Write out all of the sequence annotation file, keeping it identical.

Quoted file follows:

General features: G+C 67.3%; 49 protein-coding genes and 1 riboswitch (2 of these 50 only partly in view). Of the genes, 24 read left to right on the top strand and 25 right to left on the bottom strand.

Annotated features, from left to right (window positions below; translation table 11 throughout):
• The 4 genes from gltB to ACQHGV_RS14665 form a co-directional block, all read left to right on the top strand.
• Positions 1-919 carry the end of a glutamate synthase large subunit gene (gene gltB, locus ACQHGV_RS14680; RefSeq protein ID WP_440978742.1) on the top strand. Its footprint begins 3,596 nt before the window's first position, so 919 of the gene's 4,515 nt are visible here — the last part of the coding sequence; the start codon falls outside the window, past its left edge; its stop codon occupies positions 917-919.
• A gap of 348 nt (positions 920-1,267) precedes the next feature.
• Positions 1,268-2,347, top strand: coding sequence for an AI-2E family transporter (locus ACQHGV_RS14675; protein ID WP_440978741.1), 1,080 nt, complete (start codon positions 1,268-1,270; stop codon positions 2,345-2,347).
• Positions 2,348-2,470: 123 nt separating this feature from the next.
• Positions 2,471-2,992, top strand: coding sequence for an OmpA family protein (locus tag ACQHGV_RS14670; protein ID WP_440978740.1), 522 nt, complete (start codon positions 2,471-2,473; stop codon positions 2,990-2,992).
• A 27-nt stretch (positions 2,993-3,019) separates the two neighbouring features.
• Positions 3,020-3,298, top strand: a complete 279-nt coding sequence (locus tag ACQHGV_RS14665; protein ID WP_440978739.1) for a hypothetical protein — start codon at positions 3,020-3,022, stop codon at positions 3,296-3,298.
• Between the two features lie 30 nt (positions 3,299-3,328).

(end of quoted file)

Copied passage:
General features: G+C 67.3%; 49 protein-coding genes and 1 riboswitch (2 of these 50 only partly in view). Of the genes, 24 read left to right on the top strand and 25 right to left on the bottom strand.

Annotated features, from left to right (window positions below; translation table 11 throughout):
• The 4 genes from gltB to ACQHGV_RS14665 form a co-directional block, all read left to right on the top strand.
• Positions 1-919 carry the end of a glutamate synthase large subunit gene (gene gltB, locus ACQHGV_RS14680; RefSeq protein ID WP_440978742.1) on the top strand. Its footprint begins 3,596 nt before the window's first position, so 919 of the gene's 4,515 nt are visible here — the last part of the coding sequence; the start codon falls outside the window, past its left edge; its stop codon occupies positions 917-919.
• A gap of 348 nt (positions 920-1,267) precedes the next feature.
• Positions 1,268-2,347, top strand: coding sequence for an AI-2E family transporter (locus ACQHGV_RS14675; protein ID WP_440978741.1), 1,080 nt, complete (start codon positions 1,268-1,270; stop codon positions 2,345-2,347).
• Positions 2,348-2,470: 123 nt separating this feature from the next.
• Positions 2,471-2,992, top strand: coding sequence for an OmpA family protein (locus tag ACQHGV_RS14670; protein ID WP_440978740.1), 522 nt, complete (start codon positions 2,471-2,473; stop codon positions 2,990-2,992).
• A 27-nt stretch (positions 2,993-3,019) separates the two neighbouring features.
• Positions 3,020-3,298, top strand: a complete 279-nt coding sequence (locus tag ACQHGV_RS14665; protein ID WP_440978739.1) for a hypothetical protein — start codon at positions 3,020-3,022, stop codon at positions 3,296-3,298.
• Between the two features lie 30 nt (positions 3,299-3,328).